Saturday, October 9, 2010

Aggressive standard poodle meet clueless walker

Just minding our own business training aggressive standard poodle that seeing dogs passing by from inside the car is no big deal. Our method of choice this day is using a clicker to click and treat for calm. All is going spectacularly well, as this dog's humans light bulb brightens and they implement the technique perfectly ...... until.....

The big yellow lab taking it's male owner for a walk shows up. No barking or aggressing as this pair are only 10 feet from the vehicle when it is very apparent the male is going to allow his dog to "SAY HI" to the doggy in the car. Are you kidding me?

I politely ask and start waving my arms, "please move on, we are training here". The male gives me a clueless look, ok, maybe it was a more questioning look. And then it happens....

Calm poodle aggresses full blast. She was not ready for an up close and personal encounter of the yellow lab type. Remaining calm I split between poodle and lab and told the owner politely the poodle was in training and we were keeping dogs at a distance for now. He moved on but hung around while we continued our training across the street. Several times I saw him pet and tell his dog "It's okay." Luckily, this was the only incident of the session and still....

I always wonder why pet owners truly believe their dogs can meet any other dog.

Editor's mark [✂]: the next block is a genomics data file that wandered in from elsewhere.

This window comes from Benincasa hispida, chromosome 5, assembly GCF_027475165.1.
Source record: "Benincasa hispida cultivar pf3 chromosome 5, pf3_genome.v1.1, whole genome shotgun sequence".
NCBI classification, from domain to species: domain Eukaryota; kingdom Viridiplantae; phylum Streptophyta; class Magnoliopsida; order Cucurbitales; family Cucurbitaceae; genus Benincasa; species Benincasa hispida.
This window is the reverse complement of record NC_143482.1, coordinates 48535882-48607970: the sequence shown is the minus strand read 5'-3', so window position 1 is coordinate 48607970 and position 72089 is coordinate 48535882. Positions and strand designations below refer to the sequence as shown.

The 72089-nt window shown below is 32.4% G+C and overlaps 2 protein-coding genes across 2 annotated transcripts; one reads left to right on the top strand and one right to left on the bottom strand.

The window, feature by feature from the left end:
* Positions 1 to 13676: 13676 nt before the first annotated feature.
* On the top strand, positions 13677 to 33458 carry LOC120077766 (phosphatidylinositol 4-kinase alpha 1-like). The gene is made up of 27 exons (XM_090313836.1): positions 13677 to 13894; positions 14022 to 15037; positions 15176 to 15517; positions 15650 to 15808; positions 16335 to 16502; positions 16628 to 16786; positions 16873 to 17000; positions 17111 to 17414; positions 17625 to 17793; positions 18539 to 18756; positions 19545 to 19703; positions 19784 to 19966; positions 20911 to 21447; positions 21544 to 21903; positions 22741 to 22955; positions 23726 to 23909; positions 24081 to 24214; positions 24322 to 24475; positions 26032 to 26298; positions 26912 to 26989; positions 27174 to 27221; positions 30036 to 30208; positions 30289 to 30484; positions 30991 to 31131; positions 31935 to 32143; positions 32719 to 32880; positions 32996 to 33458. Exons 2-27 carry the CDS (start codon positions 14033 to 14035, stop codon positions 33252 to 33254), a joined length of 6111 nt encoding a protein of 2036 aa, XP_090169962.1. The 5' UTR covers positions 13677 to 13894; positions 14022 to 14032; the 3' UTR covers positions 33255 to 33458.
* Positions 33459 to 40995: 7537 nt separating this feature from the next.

1. For this exact reason every time I'm out with Kallie who is 4months and I'm still socializing I always ask two questions "Are you okay with dogs?" and "Is your dog okay with other dogs, can we say hi?".

    I think when people are just casually walking their dogs a lot of time are in "lala land" and don't really notice their surroundings and I've had to actually pick Kallie up and move her away before she makes a bad association with someone elses reactive UNLEASHED dog with the owner walking behind their dog with no care in the world.

    Good post and great points!

  2. I often teach owners how to have their dog ask permission to greet another dog and then how to approach the other dog calmly. As with the man in your blog, it is beneficial to teach humans the same. It is astounding to me the although most people no to ask permission to pet a dog they forget to ask permission for their dog to greet yours. Check out my blog if you get a chance: